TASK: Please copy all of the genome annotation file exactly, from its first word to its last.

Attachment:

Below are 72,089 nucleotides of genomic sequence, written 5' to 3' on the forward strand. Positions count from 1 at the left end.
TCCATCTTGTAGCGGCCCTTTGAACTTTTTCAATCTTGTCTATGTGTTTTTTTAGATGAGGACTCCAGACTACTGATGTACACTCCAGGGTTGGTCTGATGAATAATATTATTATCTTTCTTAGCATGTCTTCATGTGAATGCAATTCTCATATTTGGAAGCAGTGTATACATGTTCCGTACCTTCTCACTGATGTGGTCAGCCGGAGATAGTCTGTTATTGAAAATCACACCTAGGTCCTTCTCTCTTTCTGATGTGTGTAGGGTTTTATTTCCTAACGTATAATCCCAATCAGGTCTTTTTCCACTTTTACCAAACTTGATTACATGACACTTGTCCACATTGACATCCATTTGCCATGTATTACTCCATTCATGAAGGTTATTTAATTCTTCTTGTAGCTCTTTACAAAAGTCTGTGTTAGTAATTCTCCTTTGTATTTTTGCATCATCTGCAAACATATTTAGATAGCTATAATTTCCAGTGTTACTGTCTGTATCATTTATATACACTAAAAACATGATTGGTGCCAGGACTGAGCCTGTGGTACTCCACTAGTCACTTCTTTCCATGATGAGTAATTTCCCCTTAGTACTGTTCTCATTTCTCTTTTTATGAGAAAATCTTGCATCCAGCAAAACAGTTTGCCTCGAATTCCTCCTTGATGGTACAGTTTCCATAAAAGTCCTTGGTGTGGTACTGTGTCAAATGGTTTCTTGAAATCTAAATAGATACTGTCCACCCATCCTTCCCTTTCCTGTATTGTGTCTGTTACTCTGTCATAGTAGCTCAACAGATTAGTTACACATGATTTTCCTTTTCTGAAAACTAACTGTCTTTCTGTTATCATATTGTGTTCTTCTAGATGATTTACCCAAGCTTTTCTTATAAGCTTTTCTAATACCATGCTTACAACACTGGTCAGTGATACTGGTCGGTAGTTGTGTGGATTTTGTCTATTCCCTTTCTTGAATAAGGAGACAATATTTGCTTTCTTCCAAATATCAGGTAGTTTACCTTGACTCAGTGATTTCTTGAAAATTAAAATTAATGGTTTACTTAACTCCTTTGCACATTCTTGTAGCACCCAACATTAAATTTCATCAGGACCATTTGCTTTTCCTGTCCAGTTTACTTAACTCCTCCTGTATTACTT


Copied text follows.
Below are 72,089 nucleotides of genomic sequence, written 5' to 3' on the forward strand. Positions count from 1 at the left end.
TCCATCTTGTAGCGGCCCTTTGAACTTTTTCAATCTTGTCTATGTGTTTTTTTAGATGAGGACTCCAGACTACTGATGTACACTCCAGGGTTGGTCTGATGAATAATATTATTATCTTTCTTAGCATGTCTTCATGTGAATGCAATTCTCATATTTGGAAGCAGTGTATACATGTTCCGTACCTTCTCACTGATGTGGTCAGCCGGAGATAGTCTGTTATTGAAAATCACACCTAGGTCCTTCTCTCTTTCTGATGTGTGTAGGGTTTTATTTCCTAACGTATAATCCCAATCAGGTCTTTTTCCACTTTTACCAAACTTGATTACATGACACTTGTCCACATTGACATCCATTTGCCATGTATTACTCCATTCATGAAGGTTATTTAATTCTTCTTGTAGCTCTTTACAAAAGTCTGTGTTAGTAATTCTCCTTTGTATTTTTGCATCATCTGCAAACATATTTAGATAGCTATAATTTCCAGTGTTACTGTCTGTATCATTTATATACACTAAAAACATGATTGGTGCCAGGACTGAGCCTGTGGTACTCCACTAGTCACTTCTTTCCATGATGAGTAATTTCCCCTTAGTACTGTTCTCATTTCTCTTTTTATGAGAAAATCTTGCATCCAGCAAAACAGTTTGCCTCGAATTCCTCCTTGATGGTACAGTTTCCATAAAAGTCCTTGGTGTGGTACTGTGTCAAATGGTTTCTTGAAATCTAAATAGATACTGTCCACCCATCCTTCCCTTTCCTGTATTGTGTCTGTTACTCTGTCATAGTAGCTCAACAGATTAGTTACACATGATTTTCCTTTTCTGAAAACTAACTGTCTTTCTGTTATCATATTGTGTTCTTCTAGATGATTTACCCAAGCTTTTCTTATAAGCTTTTCTAATACCATGCTTACAACACTGGTCAGTGATACTGGTCGGTAGTTGTGTGGATTTTGTCTATTCCCTTTCTTGAATAAGGAGACAATATTTGCTTTCTTCCAAATATCAGGTAGTTTACCTTGACTCAGTGATTTCTTGAAAATTAAAATTAATGGTTTACTTAACTCCTTTGCACATTCTTGTAGCACCCAACATTAAATTTCATCAGGACCATTTGCTTTTCCTGTCCAGTTTACTTAACTCCTCCTGTATTACTT